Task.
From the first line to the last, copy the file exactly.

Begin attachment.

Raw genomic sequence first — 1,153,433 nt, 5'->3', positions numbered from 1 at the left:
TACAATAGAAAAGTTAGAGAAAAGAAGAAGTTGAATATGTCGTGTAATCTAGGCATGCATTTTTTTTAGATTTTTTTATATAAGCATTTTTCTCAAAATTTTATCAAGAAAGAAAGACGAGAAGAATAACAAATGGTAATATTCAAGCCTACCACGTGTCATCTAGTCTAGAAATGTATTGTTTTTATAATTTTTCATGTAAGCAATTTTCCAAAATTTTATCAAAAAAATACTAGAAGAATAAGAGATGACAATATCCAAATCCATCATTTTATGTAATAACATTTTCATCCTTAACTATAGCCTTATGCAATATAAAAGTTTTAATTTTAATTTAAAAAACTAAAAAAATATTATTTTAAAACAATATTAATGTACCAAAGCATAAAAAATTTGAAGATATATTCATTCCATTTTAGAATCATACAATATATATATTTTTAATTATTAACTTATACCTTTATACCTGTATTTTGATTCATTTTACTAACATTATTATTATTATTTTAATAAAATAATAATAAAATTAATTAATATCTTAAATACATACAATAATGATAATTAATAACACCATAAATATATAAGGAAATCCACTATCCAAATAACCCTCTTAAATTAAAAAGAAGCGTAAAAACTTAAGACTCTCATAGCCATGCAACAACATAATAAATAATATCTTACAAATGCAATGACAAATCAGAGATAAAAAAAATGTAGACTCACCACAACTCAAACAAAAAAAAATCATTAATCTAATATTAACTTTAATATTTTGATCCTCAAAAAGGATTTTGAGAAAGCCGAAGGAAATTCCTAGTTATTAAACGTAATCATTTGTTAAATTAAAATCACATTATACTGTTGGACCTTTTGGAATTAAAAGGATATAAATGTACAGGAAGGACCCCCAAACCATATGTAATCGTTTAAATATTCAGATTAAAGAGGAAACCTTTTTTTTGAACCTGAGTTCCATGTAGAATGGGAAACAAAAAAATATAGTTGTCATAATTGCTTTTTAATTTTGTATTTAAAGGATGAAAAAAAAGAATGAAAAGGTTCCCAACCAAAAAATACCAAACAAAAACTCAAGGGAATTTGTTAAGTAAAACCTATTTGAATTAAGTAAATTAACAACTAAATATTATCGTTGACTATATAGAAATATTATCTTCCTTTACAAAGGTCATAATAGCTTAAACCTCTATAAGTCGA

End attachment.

Raw genomic sequence first — 1,153,433 nt, 5'->3', positions numbered from 1 at the left:
TACAATAGAAAAGTTAGAGAAAAGAAGAAGTTGAATATGTCGTGTAATCTAGGCATGCATTTTTTTTAGATTTTTTTATATAAGCATTTTTCTCAAAATTTTATCAAGAAAGAAAGACGAGAAGAATAACAAATGGTAATATTCAAGCCTACCACGTGTCATCTAGTCTAGAAATGTATTGTTTTTATAATTTTTCATGTAAGCAATTTTCCAAAATTTTATCAAAAAAATACTAGAAGAATAAGAGATGACAATATCCAAATCCATCATTTTATGTAATAACATTTTCATCCTTAACTATAGCCTTATGCAATATAAAAGTTTTAATTTTAATTTAAAAAACTAAAAAAATATTATTTTAAAACAATATTAATGTACCAAAGCATAAAAAATTTGAAGATATATTCATTCCATTTTAGAATCATACAATATATATATTTTTAATTATTAACTTATACCTTTATACCTGTATTTTGATTCATTTTACTAACATTATTATTATTATTTTAATAAAATAATAATAAAATTAATTAATATCTTAAATACATACAATAATGATAATTAATAACACCATAAATATATAAGGAAATCCACTATCCAAATAACCCTCTTAAATTAAAAAGAAGCGTAAAAACTTAAGACTCTCATAGCCATGCAACAACATAATAAATAATATCTTACAAATGCAATGACAAATCAGAGATAAAAAAAATGTAGACTCACCACAACTCAAACAAAAAAAAATCATTAATCTAATATTAACTTTAATATTTTGATCCTCAAAAAGGATTTTGAGAAAGCCGAAGGAAATTCCTAGTTATTAAACGTAATCATTTGTTAAATTAAAATCACATTATACTGTTGGACCTTTTGGAATTAAAAGGATATAAATGTACAGGAAGGACCCCCAAACCATATGTAATCGTTTAAATATTCAGATTAAAGAGGAAACCTTTTTTTTGAACCTGAGTTCCATGTAGAATGGGAAACAAAAAAATATAGTTGTCATAATTGCTTTTTAATTTTGTATTTAAAGGATGAAAAAAAAGAATGAAAAGGTTCCCAACCAAAAAATACCAAACAAAAACTCAAGGGAATTTGTTAAGTAAAACCTATTTGAATTAAGTAAATTAACAACTAAATATTATCGTTGACTATATAGAAATATTATCTTCCTTTACAAAGGTCATAATAGCTTAAACCTCTATAAGTCGA